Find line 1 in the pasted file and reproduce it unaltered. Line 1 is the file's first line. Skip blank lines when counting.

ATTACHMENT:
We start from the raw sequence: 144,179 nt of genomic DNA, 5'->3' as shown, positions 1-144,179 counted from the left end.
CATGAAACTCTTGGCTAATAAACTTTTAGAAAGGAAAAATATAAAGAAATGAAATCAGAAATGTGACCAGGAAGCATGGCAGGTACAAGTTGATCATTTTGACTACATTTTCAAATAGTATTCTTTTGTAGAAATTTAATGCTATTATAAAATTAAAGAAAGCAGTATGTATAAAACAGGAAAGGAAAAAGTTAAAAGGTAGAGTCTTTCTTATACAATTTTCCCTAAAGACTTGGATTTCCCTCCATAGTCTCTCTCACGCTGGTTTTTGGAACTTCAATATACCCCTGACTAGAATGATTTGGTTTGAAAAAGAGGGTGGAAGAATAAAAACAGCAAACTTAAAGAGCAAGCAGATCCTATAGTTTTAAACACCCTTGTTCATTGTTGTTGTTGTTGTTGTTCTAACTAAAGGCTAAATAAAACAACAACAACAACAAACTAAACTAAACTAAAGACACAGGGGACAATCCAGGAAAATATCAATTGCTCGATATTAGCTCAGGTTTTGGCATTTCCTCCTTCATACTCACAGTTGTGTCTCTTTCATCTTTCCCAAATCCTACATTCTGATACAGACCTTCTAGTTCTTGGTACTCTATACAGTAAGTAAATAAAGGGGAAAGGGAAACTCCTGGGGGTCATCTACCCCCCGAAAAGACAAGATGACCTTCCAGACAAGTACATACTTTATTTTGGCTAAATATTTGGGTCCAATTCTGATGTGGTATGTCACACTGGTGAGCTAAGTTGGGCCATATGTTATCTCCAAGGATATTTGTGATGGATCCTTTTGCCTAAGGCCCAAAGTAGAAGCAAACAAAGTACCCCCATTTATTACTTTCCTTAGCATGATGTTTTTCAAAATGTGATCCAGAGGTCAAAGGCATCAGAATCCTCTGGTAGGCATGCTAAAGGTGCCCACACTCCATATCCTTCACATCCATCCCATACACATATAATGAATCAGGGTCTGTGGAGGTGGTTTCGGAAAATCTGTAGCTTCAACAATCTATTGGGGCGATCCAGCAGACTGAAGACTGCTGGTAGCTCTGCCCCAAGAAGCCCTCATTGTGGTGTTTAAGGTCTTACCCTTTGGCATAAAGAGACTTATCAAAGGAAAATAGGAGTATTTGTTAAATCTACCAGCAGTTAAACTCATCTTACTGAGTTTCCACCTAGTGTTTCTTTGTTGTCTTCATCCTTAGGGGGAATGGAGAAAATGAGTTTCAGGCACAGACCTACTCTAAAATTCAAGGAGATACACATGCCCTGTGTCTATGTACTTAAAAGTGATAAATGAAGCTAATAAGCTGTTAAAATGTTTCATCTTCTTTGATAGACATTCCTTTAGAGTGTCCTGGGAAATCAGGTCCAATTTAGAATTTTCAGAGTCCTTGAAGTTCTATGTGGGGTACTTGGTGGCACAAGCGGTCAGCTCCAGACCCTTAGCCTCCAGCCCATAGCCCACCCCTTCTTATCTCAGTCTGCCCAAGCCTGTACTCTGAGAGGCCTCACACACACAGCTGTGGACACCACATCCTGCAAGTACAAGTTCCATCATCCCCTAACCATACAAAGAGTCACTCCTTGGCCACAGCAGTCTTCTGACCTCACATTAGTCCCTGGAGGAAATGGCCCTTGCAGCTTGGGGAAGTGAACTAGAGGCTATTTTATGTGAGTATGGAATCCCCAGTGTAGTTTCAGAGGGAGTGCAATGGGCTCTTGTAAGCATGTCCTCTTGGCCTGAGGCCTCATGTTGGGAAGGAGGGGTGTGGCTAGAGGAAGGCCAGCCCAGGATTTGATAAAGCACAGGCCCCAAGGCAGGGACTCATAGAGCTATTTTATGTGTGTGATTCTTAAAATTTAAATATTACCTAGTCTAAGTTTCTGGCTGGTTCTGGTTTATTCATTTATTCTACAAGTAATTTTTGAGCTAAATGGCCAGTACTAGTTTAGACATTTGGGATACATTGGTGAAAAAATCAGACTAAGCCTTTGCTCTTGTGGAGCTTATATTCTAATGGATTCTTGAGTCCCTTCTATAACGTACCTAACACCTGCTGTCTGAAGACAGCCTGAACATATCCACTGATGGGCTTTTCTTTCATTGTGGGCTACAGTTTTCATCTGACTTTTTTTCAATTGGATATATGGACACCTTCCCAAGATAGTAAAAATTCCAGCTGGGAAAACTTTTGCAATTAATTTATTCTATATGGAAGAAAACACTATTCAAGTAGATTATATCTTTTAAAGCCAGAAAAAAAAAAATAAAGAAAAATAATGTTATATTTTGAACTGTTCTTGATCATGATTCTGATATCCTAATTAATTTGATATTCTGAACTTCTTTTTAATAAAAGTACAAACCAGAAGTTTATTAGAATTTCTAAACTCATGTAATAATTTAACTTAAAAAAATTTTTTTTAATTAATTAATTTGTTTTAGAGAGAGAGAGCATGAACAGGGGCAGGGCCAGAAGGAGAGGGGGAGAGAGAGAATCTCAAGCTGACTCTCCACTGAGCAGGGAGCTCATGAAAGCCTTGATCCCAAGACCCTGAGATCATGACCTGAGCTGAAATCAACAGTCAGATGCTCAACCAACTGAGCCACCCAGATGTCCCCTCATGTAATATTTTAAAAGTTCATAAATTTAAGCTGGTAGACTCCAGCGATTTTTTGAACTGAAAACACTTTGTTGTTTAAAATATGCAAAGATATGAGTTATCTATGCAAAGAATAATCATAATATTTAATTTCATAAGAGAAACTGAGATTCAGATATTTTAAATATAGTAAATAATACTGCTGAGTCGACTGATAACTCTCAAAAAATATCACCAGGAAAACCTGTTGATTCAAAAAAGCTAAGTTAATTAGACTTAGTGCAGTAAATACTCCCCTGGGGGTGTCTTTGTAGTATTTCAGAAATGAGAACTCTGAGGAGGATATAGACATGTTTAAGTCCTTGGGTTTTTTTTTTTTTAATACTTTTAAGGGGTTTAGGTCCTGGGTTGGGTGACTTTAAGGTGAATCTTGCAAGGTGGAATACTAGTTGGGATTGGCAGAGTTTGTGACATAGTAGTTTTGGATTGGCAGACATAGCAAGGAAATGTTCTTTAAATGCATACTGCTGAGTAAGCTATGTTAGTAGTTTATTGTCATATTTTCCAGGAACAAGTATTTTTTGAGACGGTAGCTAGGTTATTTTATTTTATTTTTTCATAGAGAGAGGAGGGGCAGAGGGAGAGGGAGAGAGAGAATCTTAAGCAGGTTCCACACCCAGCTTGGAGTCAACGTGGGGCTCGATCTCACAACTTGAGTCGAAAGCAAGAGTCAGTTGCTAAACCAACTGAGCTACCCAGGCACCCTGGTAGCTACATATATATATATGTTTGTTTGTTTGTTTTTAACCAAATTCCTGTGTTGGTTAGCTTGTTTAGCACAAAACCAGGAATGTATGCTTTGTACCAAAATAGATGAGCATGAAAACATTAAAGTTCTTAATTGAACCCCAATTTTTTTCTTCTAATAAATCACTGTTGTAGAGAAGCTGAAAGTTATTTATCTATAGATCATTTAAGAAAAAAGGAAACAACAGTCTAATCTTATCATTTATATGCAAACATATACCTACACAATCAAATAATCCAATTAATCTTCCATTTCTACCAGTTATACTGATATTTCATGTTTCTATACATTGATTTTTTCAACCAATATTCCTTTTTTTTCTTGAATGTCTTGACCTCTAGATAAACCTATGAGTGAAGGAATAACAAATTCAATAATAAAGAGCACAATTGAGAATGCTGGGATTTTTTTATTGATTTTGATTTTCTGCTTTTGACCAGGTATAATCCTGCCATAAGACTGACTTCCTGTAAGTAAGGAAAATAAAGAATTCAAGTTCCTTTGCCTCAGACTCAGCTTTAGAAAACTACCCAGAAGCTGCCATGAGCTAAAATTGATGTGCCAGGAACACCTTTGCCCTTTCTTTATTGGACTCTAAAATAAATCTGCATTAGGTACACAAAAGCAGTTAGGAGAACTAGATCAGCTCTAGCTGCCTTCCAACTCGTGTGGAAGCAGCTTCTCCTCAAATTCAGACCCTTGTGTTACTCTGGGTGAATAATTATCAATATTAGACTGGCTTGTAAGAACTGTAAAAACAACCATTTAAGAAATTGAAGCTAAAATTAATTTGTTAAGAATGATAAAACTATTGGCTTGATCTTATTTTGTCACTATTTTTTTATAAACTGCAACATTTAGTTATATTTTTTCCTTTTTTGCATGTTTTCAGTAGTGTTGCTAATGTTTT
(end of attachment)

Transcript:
We start from the raw sequence: 144,179 nt of genomic DNA, 5'->3' as shown, positions 1-144,179 counted from the left end.